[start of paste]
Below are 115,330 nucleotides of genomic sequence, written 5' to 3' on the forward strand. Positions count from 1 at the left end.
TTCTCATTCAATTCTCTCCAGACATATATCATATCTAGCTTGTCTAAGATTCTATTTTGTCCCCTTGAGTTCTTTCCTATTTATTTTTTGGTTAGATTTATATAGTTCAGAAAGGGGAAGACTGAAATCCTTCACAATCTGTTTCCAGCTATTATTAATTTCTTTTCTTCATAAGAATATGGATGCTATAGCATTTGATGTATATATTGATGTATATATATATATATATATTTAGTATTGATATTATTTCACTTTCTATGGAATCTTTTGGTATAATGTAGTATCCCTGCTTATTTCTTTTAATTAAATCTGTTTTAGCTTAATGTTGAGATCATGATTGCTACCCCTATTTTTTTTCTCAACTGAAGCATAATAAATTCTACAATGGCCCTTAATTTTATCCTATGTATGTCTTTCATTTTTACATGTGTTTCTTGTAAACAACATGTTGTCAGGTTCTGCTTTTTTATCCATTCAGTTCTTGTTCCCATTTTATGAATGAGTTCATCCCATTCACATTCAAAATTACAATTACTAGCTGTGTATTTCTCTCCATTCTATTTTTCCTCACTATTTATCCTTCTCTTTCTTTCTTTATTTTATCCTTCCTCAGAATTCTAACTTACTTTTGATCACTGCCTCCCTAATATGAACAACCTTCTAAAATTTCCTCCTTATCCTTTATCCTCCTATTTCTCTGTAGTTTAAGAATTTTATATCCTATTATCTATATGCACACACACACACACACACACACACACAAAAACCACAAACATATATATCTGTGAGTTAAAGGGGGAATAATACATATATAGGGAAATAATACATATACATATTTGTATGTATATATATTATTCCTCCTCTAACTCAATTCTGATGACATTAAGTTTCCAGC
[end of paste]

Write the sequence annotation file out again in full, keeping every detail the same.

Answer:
Below are 115,330 nucleotides of genomic sequence, written 5' to 3' on the forward strand. Positions count from 1 at the left end.
TTCTCATTCAATTCTCTCCAGACATATATCATATCTAGCTTGTCTAAGATTCTATTTTGTCCCCTTGAGTTCTTTCCTATTTATTTTTTGGTTAGATTTATATAGTTCAGAAAGGGGAAGACTGAAATCCTTCACAATCTGTTTCCAGCTATTATTAATTTCTTTTCTTCATAAGAATATGGATGCTATAGCATTTGATGTATATATTGATGTATATATATATATATATATTTAGTATTGATATTATTTCACTTTCTATGGAATCTTTTGGTATAATGTAGTATCCCTGCTTATTTCTTTTAATTAAATCTGTTTTAGCTTAATGTTGAGATCATGATTGCTACCCCTATTTTTTTTCTCAACTGAAGCATAATAAATTCTACAATGGCCCTTAATTTTATCCTATGTATGTCTTTCATTTTTACATGTGTTTCTTGTAAACAACATGTTGTCAGGTTCTGCTTTTTTATCCATTCAGTTCTTGTTCCCATTTTATGAATGAGTTCATCCCATTCACATTCAAAATTACAATTACTAGCTGTGTATTTCTCTCCATTCTATTTTTCCTCACTATTTATCCTTCTCTTTCTTTCTTTATTTTATCCTTCCTCAGAATTCTAACTTACTTTTGATCACTGCCTCCCTAATATGAACAACCTTCTAAAATTTCCTCCTTATCCTTTATCCTCCTATTTCTCTGTAGTTTAAGAATTTTATATCCTATTATCTATATGCACACACACACACACACACACACACACAAAAACCACAAACATATATATCTGTGAGTTAAAGGGGGAATAATACATATATAGGGAAATAATACATATACATATTTGTATGTATATATATTATTCCTCCTCTAACTCAATTCTGATGACATTAAGTTTCCAGC